Hang on, ToriL, please hang on. I know exactly what you’re saying about how hard dealing with depression is, and then to throw LIFE on top of it all. I have often felt the same. That people can see me hurting and struggling, why don’t they reach out? On the other side of depression, I can see that some were reaching out but to me, it looked like inconvenience or irritation. Others wanted to, but didn’t know how. And still, others were afraid to be sucked into the blackness. Please hang on. Life is wonderful and precious, even though I know you can’t see it now. Trust me on this. It gets better. Love to you and your kids.

  • Heather Armstrong

    Shit, I’m totally crying. Thank you. You just handed be a stick back.

  • Heather Armstrong

    You are not alone, ToriL. We are all here with you. September and March are the worst months for people like us, and knowing that this month is soon coming to an end is something to hold on to. Let that be a hand to pull you through. It will get better.

  • Heather Armstrong

    Thank you so much.

  • Jane

    In 1989, after trying for many years to cope with his depression through medication and therapy, my father chose to end his life. He was a wonderful and creative man. I often wonder how the internet might have been his “stick” had it existed then. You people are beautiful.

  • KMC2

    Are you as happy as I am about new Kings Of Leon (Mechanical Bull)? YEAH!

  • Niki

    Most days I see this site as my guilty pleasure. Until tears start to fall down my face and I realize it’s really my savior because no one says these things to me, or shows me that it’s going to be okay. They look away and I have to find a way to be okay by myself, that is, until I come here and see I’m not alone at all.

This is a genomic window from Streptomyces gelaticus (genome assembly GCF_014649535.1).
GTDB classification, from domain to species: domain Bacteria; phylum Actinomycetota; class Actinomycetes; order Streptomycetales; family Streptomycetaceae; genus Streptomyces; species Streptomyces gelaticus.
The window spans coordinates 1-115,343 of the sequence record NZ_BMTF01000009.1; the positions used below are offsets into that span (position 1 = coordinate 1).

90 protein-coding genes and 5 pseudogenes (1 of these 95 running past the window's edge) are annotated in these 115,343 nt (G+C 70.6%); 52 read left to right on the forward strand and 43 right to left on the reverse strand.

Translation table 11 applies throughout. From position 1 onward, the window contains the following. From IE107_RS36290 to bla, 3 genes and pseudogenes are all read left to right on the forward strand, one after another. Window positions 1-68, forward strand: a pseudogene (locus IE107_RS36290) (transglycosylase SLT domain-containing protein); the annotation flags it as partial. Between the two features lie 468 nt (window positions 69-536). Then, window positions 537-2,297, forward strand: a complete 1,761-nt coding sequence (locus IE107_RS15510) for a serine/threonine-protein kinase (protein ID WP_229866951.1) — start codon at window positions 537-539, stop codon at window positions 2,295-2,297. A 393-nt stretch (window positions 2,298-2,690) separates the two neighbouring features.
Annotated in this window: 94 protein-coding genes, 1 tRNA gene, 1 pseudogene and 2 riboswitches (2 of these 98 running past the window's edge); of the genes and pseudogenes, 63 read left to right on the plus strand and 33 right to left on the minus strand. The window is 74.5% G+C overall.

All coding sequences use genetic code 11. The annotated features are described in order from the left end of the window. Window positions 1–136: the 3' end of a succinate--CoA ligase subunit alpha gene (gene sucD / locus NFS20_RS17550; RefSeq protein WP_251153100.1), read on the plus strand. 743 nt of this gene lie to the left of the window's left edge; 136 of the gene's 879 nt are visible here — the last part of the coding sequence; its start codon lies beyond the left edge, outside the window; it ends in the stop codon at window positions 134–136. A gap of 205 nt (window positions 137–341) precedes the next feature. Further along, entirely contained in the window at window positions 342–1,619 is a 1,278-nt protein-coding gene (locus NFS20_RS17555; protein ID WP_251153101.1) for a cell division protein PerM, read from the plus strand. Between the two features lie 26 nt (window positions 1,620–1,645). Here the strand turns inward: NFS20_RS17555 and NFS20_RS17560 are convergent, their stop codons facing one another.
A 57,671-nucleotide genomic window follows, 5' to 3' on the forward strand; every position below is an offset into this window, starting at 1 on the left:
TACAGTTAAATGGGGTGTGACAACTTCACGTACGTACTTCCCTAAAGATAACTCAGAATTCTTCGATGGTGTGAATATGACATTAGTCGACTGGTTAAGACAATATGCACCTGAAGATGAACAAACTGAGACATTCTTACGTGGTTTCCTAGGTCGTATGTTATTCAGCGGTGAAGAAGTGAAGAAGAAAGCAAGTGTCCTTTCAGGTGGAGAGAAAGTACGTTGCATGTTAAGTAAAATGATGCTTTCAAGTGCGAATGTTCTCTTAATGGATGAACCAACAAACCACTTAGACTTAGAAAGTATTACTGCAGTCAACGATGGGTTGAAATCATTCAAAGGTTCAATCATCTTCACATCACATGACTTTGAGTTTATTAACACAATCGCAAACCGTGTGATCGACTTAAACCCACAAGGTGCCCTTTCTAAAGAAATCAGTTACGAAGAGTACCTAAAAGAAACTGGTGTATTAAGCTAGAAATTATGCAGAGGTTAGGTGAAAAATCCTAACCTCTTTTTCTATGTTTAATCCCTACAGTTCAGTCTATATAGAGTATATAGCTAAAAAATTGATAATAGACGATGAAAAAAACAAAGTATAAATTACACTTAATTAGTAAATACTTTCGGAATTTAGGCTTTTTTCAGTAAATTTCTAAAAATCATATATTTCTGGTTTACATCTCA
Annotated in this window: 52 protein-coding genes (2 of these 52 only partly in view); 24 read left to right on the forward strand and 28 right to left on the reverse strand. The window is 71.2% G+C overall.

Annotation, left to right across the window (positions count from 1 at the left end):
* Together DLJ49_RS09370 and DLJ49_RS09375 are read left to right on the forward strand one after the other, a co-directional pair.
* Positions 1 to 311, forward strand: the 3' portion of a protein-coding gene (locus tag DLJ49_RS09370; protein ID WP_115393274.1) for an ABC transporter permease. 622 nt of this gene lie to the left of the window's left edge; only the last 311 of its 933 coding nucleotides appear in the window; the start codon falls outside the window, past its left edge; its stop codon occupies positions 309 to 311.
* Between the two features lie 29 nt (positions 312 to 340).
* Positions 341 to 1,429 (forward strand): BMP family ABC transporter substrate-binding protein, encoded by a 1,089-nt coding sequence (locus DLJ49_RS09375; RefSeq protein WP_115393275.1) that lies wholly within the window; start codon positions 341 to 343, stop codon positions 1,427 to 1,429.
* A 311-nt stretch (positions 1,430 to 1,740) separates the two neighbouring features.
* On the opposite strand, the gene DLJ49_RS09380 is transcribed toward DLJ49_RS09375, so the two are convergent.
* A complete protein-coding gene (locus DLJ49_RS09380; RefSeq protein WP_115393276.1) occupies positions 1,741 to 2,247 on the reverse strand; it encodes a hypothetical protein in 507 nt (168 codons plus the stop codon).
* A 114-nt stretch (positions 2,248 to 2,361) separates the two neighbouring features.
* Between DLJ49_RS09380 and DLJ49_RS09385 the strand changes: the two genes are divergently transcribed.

• Kristen

    Heather, are you familiar with the song “a better son/daughter” by Rilo Kiley? It’s my official anthem for my struggles. I don’t live with depression as much as crippling panic and anxiety, and listening to the song always helps. I feel like it understands me.

  • Lynn Bossange

    Hyperbole and a half. My favorite, ever.

  • Lisa Dunleavy

    Sending hugs to everyone who needs a stick right now. I’ve been there and have been lucky enough to come out the other side (going back for occasional, mercifully short, visits). Keep fighting and ask for help, please.

    Heather – keep going, you’re doing a fabulous job. You will get through it all. Hugs to you from England xx

  • Lee

    I’m sorry to say the only time I read your blog is when I come to work and my friend has sent me an email titled “for you”. That’s it. She knows my struggles. So tonight I had one of those and the timing couldn’t have been better. I bring an alphabet soup with me in terms of what I have been diagnosed with and things that I have “survived”. I don’t like the word survived as I am still not certain I have survived. Anyway on my way to work tonight I stopped and bought razor blades and this blog, this cartoon may very well keep me from opening them.